The Ma'at, sometimes spelled Maat, is the cosmic principle of virtue, justice and balance that perpetuates the world.
The Amenti and their predecessors, the Shemsu-Heru, adhere to the strict tenures of the Ma'at in order to be seen as worthy before the Judges of Ma'at to be blessed with resurrection. Certain actions (such as lying, murdering, and addictive behaviors) are violations of the universal principle of justice. As agents of Ma'at, mummies are expected to avoid such transgressions. Failing to uphold the balance can result in the inability to advance in understanding of the divine principle.
The road of Ma'at is a difficult one to walk, and not all of the Reborn can make the journey. The world of the living is filled with temptations, some of which are created by agents of Apophis and others of which are simply a part of being alive. Mummies possess immortality, sensitivity, mystical power, and a first-hand understanding of how precious life is. Although they have been a keen appreciation for Ma'at, they often face a greater temptation to abuse the gifts that they've been given.
Some of those who succumb become Bane mummies in the service of Apophis, others are cast down to Amemait. The individual attunement of a mummy to Ma'at is measured in Balance. In modern times, Ma'at is threatened by Apophis and his minions who strive to topple the balance completely and they seem to be very accomplished in this goal. Mummies are expected to fight against the harbingers of corruption and restore the balance to its proper place.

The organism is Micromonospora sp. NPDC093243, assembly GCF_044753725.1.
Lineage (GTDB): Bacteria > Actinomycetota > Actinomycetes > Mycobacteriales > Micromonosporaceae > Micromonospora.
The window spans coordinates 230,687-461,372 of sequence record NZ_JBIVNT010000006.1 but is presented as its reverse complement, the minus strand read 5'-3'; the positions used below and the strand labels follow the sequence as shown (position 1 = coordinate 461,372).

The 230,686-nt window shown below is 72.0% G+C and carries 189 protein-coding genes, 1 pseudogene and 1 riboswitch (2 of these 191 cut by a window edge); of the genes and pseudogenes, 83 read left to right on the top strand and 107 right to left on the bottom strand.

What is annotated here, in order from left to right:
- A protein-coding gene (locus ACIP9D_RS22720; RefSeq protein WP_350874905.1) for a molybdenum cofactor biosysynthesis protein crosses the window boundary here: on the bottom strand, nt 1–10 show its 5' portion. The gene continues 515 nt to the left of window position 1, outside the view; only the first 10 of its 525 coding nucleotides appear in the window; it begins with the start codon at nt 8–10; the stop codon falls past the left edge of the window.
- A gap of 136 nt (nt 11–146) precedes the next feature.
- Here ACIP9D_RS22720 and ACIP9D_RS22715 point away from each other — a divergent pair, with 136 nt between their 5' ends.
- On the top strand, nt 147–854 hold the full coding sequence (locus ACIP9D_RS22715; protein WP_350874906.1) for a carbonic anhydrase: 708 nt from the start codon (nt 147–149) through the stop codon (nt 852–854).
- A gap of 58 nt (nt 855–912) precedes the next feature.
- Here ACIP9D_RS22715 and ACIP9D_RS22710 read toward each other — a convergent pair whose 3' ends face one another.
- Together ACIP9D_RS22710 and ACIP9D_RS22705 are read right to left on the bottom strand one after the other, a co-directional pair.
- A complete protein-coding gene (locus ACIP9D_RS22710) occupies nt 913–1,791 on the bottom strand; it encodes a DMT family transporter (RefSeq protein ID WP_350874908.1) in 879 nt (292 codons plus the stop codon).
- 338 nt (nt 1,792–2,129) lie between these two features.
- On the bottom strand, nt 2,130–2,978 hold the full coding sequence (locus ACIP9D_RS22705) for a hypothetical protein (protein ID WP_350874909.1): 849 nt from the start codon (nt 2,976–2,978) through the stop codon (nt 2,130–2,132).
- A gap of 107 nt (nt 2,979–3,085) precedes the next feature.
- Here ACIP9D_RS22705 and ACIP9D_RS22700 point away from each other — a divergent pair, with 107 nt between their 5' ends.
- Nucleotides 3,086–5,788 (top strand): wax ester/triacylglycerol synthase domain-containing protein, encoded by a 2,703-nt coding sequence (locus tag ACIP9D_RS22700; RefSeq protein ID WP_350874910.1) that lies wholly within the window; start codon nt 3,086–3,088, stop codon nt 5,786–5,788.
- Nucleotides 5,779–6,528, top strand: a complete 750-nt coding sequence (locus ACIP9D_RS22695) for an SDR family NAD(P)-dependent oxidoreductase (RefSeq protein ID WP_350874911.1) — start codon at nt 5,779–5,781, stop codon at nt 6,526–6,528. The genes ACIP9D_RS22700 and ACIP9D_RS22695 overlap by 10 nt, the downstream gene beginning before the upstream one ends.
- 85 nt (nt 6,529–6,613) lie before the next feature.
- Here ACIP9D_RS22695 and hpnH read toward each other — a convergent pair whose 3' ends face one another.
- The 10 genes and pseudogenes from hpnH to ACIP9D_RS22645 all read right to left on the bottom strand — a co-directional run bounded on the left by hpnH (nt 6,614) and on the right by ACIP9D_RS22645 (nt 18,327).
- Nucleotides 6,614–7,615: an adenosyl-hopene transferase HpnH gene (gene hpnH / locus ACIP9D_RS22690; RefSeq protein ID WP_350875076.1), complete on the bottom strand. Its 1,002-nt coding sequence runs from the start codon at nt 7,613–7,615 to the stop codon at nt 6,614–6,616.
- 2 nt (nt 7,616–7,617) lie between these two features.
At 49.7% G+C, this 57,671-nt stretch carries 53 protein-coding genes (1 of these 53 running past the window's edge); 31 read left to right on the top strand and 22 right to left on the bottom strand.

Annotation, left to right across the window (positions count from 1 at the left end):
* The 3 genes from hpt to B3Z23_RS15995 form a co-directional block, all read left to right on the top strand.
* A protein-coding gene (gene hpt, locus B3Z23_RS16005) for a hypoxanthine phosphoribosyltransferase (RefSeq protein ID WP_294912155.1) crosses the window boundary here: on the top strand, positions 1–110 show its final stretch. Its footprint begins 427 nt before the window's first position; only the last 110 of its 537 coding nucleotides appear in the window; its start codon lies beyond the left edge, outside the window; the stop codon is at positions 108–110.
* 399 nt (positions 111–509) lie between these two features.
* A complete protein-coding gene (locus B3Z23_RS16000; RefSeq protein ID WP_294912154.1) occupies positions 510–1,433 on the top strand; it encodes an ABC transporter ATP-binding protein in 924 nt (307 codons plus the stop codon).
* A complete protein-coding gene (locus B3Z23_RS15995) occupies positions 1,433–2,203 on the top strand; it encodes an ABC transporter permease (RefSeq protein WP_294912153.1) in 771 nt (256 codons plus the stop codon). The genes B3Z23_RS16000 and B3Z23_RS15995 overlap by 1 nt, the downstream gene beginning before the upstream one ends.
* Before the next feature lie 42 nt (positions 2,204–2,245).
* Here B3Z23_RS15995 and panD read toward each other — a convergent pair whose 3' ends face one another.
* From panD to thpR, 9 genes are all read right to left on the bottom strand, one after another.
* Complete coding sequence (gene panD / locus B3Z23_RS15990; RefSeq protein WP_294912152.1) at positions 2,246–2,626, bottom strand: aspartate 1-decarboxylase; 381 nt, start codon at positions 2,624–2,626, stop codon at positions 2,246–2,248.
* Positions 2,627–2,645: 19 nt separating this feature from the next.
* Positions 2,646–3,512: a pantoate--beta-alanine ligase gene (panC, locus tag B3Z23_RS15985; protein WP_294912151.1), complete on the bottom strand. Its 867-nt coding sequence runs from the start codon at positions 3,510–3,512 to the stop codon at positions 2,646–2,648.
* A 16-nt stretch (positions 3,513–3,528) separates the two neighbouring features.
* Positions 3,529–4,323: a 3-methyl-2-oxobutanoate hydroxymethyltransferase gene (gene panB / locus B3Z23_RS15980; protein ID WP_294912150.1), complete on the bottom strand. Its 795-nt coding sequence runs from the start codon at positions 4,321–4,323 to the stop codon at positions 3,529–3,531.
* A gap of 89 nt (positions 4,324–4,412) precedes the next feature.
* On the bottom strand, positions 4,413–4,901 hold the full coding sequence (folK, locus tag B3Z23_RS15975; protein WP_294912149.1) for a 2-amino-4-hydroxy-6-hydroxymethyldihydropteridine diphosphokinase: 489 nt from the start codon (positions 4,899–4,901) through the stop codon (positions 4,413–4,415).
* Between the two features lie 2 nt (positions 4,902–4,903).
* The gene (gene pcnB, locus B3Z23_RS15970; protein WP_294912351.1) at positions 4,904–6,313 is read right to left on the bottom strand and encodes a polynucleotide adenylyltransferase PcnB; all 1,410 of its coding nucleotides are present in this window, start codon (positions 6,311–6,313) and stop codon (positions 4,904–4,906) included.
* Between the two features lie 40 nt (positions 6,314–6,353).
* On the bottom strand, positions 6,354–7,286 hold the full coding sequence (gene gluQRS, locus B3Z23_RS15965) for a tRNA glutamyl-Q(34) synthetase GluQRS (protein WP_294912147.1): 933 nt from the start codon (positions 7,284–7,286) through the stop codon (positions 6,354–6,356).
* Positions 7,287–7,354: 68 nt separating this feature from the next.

The Followers of Set also use the term Ma'at to refer to the chains the Aeons placed upon all living souls to keep them subservient to them and entangled in the illusions of the material world. Ma'at is seen as a force of ultimate stasis that strives to imprison mankind into the base world of matter, denying them their true potential. The Setites break these chains through the Gates of Revelation, through rage, lust, ambition and desire that eventually lead to gnosis.
In the Dark Ages, this belief slightly differed. Ma'at was seen as the balance between life and the afterlife. Each world mirrored the other until Ra and Osiris unbalanced Ma'at with the creation of law. The Followers of Set sought to return the balance of Ma'at by disrupting society's disproportionate influence.
The idea of Ma'at and its place within the cosmos shares some similarities with the being called Gaia that the Fera revere. They believe that Ma'at was once expressed in the symmetry of the Triat, before it became unbalanced.